22 Q. Okay. So if you had planned an action to take place in two or

23 three or four days' time that required ten men, at any point of time in

24 the next two or three or four days, any number of those ten men could have

25 come and said to you, "No, I'm sorry, I'm not going to go and participate

Page 13160

1 in that action." That was always a possibility?

2 A. Please, sir. With all due respect, what could we have planned?

3 Does it say anywhere we planned anything? All the time we just waited.

4 We didn't go anywhere. There was no planning. What kind of planning? I

5 was only in my own area with these men with the capacities we had. The

6 manpower I had, the -- and the gun I had --

7 THE INTERPRETER: The rifle, that is, interpreter's correction.

8 THE WITNESS: -- the MTS. All I could do was make use of the

9 configuration of the terrain in order to save myself and others.

10 All I wanted was to avoid being hit by a bullet and being killed.

11 Q. But you've given us extensive evidence of being involved in --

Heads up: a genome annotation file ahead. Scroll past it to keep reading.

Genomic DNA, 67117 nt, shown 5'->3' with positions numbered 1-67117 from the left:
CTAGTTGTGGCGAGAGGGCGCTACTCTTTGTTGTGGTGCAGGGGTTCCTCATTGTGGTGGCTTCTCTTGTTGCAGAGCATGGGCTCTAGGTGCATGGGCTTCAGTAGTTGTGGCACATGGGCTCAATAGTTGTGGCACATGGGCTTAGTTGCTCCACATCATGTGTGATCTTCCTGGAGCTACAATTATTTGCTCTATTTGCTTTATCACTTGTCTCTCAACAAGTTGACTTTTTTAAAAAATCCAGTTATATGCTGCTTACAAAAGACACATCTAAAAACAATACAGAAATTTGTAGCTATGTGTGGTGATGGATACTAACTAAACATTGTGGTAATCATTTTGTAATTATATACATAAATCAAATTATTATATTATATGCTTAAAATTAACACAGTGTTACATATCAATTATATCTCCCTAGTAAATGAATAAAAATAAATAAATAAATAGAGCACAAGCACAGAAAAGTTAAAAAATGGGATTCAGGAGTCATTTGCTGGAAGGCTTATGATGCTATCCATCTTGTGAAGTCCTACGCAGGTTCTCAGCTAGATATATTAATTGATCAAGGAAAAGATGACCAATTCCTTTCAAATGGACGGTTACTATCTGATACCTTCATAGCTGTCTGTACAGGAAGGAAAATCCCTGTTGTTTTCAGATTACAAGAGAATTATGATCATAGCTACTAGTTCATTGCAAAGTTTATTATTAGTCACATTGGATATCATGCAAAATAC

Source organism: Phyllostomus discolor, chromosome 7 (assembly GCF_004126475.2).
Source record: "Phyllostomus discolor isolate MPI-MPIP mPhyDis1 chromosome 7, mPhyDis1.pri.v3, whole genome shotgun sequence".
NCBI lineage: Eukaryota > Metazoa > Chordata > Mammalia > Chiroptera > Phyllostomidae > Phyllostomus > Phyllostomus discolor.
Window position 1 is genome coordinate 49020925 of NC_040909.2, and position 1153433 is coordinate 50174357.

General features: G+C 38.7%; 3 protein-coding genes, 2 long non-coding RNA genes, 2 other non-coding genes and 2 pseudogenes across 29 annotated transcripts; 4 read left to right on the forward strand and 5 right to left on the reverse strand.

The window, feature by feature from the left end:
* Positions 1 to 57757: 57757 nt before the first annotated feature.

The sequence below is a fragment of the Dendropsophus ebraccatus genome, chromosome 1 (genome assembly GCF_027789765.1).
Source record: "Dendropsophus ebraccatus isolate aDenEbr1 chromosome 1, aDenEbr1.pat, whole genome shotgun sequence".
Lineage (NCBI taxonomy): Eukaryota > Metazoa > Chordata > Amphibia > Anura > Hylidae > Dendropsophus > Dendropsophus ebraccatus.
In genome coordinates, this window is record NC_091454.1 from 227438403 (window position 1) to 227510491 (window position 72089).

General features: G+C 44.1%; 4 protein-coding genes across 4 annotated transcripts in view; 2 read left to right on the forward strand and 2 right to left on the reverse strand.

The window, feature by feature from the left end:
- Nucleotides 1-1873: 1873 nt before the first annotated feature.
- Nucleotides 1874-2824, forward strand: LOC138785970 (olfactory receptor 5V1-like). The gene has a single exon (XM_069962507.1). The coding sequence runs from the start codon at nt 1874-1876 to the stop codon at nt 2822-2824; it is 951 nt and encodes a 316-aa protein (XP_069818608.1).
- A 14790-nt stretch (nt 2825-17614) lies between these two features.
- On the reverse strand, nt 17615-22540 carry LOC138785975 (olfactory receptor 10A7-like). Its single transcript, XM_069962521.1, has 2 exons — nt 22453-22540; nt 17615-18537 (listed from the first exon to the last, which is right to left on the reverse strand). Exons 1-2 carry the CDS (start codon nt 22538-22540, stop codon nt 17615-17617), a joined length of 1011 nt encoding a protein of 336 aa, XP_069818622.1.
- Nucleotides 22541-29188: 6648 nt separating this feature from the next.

12 well, yes, of being involved in military encounters at the very least.

13 And when you were involved in these military encounters, you were doing so

14 with members of your own group, weren't you, Kravica, and places like

15 that? That's correct, isn't it?

16 A. Yes. With the groups who came to me under the circumstances that

17 prevailed.

18 Q. Thank you. Now, when you were involved in these military

19 activities with members of your group, did you ever think in advance about

20 what you were going to do? Did you plan it?

21 A. I didn't have any opportunity to plan anything.

22 Q. Okay.

23 A. The only thing that happened --

24 Q. So --

25 A. Please, please. Let me describe it specifically. When I set out

Page 13161

1 towards Kravica, I didn't plan anything. The only thing I could plan was

2 looking for bread and perhaps a bullet or two, because, as I said, I was

3 hungry and I ate grass.

4 Q. Okay. So is it that your testimony to the Trial Chamber, that

5 from April of 1992 until demilitarisation, you and your group made no plan

6 for any military activity at all? Is it -- do I understand you correctly?

7 A. My whole testimony, if you followed it, you and the esteemed

8 gentlemen, described my own area, the struggle to survive, to survive, to

9 stay alive, and to help the refugees, of whom there were enormous numbers

10 there, to help them somehow.

11 Q. Mr. Ademovic, I'm not asking you about the suffering of your

12 people, okay? I'm not. I'm asking you about military activity.

13 A. I apologise. I apologise. I, as far as military activities, or